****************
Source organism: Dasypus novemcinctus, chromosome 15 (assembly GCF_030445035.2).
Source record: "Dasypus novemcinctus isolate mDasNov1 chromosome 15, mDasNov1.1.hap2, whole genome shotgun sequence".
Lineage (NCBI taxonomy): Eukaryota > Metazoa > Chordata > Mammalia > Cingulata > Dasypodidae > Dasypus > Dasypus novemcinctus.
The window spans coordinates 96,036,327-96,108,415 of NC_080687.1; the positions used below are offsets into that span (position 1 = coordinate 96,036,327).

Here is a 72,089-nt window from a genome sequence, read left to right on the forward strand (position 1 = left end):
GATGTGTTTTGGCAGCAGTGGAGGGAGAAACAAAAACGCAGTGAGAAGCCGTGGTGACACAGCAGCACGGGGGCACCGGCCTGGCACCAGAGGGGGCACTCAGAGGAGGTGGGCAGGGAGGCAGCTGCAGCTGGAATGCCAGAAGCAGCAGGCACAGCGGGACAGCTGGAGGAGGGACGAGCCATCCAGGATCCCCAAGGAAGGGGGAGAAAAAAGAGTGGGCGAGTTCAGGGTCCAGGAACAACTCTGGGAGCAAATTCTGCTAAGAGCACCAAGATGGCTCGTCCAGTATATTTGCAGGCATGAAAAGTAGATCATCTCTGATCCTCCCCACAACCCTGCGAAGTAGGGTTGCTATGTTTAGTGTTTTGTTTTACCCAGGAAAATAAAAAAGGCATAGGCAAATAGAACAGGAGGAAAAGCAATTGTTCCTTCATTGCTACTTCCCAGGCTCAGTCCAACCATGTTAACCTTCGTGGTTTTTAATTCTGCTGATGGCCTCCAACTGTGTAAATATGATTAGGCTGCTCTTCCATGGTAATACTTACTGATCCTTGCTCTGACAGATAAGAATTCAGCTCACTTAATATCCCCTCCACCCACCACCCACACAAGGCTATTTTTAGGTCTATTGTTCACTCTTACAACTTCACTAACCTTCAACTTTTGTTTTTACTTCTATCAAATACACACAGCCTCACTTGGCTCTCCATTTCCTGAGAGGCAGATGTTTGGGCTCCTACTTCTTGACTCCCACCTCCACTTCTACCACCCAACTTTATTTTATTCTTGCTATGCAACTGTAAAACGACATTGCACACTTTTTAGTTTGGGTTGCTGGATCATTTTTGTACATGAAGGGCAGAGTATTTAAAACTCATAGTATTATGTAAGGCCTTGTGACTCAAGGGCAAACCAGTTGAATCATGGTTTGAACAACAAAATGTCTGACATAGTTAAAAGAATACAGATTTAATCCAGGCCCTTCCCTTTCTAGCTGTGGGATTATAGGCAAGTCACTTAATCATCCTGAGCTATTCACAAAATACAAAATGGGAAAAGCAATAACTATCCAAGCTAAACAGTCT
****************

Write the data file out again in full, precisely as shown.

Source organism: Dasypus novemcinctus, chromosome 15 (assembly GCF_030445035.2).
Source record: "Dasypus novemcinctus isolate mDasNov1 chromosome 15, mDasNov1.1.hap2, whole genome shotgun sequence".
Lineage (NCBI taxonomy): Eukaryota > Metazoa > Chordata > Mammalia > Cingulata > Dasypodidae > Dasypus > Dasypus novemcinctus.
The window spans coordinates 96,036,327-96,108,415 of NC_080687.1; the positions used below are offsets into that span (position 1 = coordinate 96,036,327).

Here is a 72,089-nt window from a genome sequence, read left to right on the forward strand (position 1 = left end):
GATGTGTTTTGGCAGCAGTGGAGGGAGAAACAAAAACGCAGTGAGAAGCCGTGGTGACACAGCAGCACGGGGGCACCGGCCTGGCACCAGAGGGGGCACTCAGAGGAGGTGGGCAGGGAGGCAGCTGCAGCTGGAATGCCAGAAGCAGCAGGCACAGCGGGACAGCTGGAGGAGGGACGAGCCATCCAGGATCCCCAAGGAAGGGGGAGAAAAAAGAGTGGGCGAGTTCAGGGTCCAGGAACAACTCTGGGAGCAAATTCTGCTAAGAGCACCAAGATGGCTCGTCCAGTATATTTGCAGGCATGAAAAGTAGATCATCTCTGATCCTCCCCACAACCCTGCGAAGTAGGGTTGCTATGTTTAGTGTTTTGTTTTACCCAGGAAAATAAAAAAGGCATAGGCAAATAGAACAGGAGGAAAAGCAATTGTTCCTTCATTGCTACTTCCCAGGCTCAGTCCAACCATGTTAACCTTCGTGGTTTTTAATTCTGCTGATGGCCTCCAACTGTGTAAATATGATTAGGCTGCTCTTCCATGGTAATACTTACTGATCCTTGCTCTGACAGATAAGAATTCAGCTCACTTAATATCCCCTCCACCCACCACCCACACAAGGCTATTTTTAGGTCTATTGTTCACTCTTACAACTTCACTAACCTTCAACTTTTGTTTTTACTTCTATCAAATACACACAGCCTCACTTGGCTCTCCATTTCCTGAGAGGCAGATGTTTGGGCTCCTACTTCTTGACTCCCACCTCCACTTCTACCACCCAACTTTATTTTATTCTTGCTATGCAACTGTAAAACGACATTGCACACTTTTTAGTTTGGGTTGCTGGATCATTTTTGTACATGAAGGGCAGAGTATTTAAAACTCATAGTATTATGTAAGGCCTTGTGACTCAAGGGCAAACCAGTTGAATCATGGTTTGAACAACAAAATGTCTGACATAGTTAAAAGAATACAGATTTAATCCAGGCCCTTCCCTTTCTAGCTGTGGGATTATAGGCAAGTCACTTAATCATCCTGAGCTATTCACAAAATACAAAATGGGAAAAGCAATAACTATCCAAGCTAAACAGTCT